On the International Day for People with Disabilities, this event looks at what is needed for children and adults with disabilities to have access to equal education, especially with the challenges of providing learning during and in the aftermath of COVID-19.
This event marks 50 years since the Chronically Sick and Disabled Peoples’ Act was passed, which was passed as a private member’s bill brought to parliament by MP Alf Morris. (later Baron Morris of Manchester). The focus of education in this event relates to Morris’ background as teacher and university extension lecturer. We ask what would Alf Morris do today to ensure equity in education?
Jolanta Lasota (@JLasota01) is Chief Executive of Ambitious about Autism, which is a national charity for children and young people with autism. It provides services, raises awareness and understanding, and influences policy. She also Chairs the Autism Education Trust, a not-for-profit programme funded by the Department for Education to improve educational access, experience and outcomes for children and young people with autism.
Nicola Martin is Head of Research, Higher Degrees and Student Experience and Professor of Social Justice and Inclusive Education at London South Bank University. She was formerly Head of the Disability and Wellbeing Service at LSE. She has 35 years’ experience in education working with disabled pupils and students from nursery age to adults in FE and HE. Her research interests are informed by emancipatory principles and include critical disability /autism studies.
Amelia Roberts is Deputy Director of the UCL Centre for Inclusive Education. She works internationally and with UK Local Authorities and School Alliances to improve the attainment and participation of pupils with Special Educational Needs and Disabilities. She leads on the Knowledge Exchange programme in Social, Emotional and Mental Health; SWERL (Supporting Wellbeing, Emotional Resilience and Learning) which has been rolled out to over 55 schools since 2018.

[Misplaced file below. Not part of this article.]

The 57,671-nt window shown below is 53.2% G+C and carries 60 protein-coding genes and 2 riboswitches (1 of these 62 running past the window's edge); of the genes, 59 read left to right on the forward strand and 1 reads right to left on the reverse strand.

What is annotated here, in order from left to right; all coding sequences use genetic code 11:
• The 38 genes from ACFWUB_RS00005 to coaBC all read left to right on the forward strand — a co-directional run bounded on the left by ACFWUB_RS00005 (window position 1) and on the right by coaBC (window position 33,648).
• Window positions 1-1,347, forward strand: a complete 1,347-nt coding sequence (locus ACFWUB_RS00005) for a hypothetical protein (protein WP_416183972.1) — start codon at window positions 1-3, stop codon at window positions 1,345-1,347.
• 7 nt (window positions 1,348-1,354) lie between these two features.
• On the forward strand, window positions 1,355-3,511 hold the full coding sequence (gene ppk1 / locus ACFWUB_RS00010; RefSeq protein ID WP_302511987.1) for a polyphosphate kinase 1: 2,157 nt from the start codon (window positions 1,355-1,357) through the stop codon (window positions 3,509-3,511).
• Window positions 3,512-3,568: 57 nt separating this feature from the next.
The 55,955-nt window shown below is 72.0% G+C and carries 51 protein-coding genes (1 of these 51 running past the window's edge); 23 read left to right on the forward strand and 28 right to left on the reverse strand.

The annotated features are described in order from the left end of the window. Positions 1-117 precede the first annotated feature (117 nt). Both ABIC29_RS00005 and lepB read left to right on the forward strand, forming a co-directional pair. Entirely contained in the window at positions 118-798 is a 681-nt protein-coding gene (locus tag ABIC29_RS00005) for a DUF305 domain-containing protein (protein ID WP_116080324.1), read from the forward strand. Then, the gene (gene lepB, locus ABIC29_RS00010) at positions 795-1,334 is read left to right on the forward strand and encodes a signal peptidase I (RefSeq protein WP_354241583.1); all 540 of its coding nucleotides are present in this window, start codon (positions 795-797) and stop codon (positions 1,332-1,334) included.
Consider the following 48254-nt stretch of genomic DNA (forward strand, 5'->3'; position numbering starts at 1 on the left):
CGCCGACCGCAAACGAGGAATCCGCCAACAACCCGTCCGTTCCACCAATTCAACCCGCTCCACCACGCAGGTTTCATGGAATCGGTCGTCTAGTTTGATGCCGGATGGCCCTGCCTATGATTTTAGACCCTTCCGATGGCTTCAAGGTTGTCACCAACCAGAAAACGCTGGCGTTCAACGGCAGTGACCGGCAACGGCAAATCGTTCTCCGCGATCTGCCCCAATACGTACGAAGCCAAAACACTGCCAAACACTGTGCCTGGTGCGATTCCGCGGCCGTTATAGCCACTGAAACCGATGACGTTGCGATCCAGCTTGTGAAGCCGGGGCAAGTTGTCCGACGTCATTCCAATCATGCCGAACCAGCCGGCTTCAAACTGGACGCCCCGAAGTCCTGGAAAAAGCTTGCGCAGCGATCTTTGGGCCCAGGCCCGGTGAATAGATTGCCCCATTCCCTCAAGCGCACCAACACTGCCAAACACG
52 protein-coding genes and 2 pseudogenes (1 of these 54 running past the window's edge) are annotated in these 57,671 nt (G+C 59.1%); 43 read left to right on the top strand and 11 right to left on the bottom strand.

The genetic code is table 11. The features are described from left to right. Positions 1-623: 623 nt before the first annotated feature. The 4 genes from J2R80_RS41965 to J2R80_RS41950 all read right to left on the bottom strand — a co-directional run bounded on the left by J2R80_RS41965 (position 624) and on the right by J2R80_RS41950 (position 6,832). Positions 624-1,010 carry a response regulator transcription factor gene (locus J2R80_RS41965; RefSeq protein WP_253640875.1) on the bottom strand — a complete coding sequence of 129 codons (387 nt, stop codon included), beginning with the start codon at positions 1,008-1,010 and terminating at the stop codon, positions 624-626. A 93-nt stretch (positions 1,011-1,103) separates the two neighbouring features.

Amelia Peterson (@AKMPeterson) is a fellow at LSE Social Policy. Her research draws in part on her experience working with education practitioners and system leaders across a wide range of countries including an English secondary school. Her book on new purposes for education, written with Valerie Hannon, will be published by Cambridge University Press in February 2021.
This event will have live captioning and BSL interpreters.
The British Library of Political and Economic Science (@LSELibrary) was founded in 1896, a year after the London School of Economics and Political Science. It has been based in the Lionel Robbins Building since 1978 and houses many world class collections, including The Women's Library.
This event forms part of LSE’s Shaping the Post-COVID World initiative, a series of debates about the direction the world could and should be taking after the crisis.
Twitter Hashtags for this event: #LSEDisabilityAct50 #LSECOVID19
Podcast & Video
A podcast of this event is available to download from Educating Equally: what is needed?
A video of this event is available to watch at Educating Equally: what is needed?
Podcasts and videos of many LSE events can be found at the LSE Public Lectures and Events: podcasts and videos channel.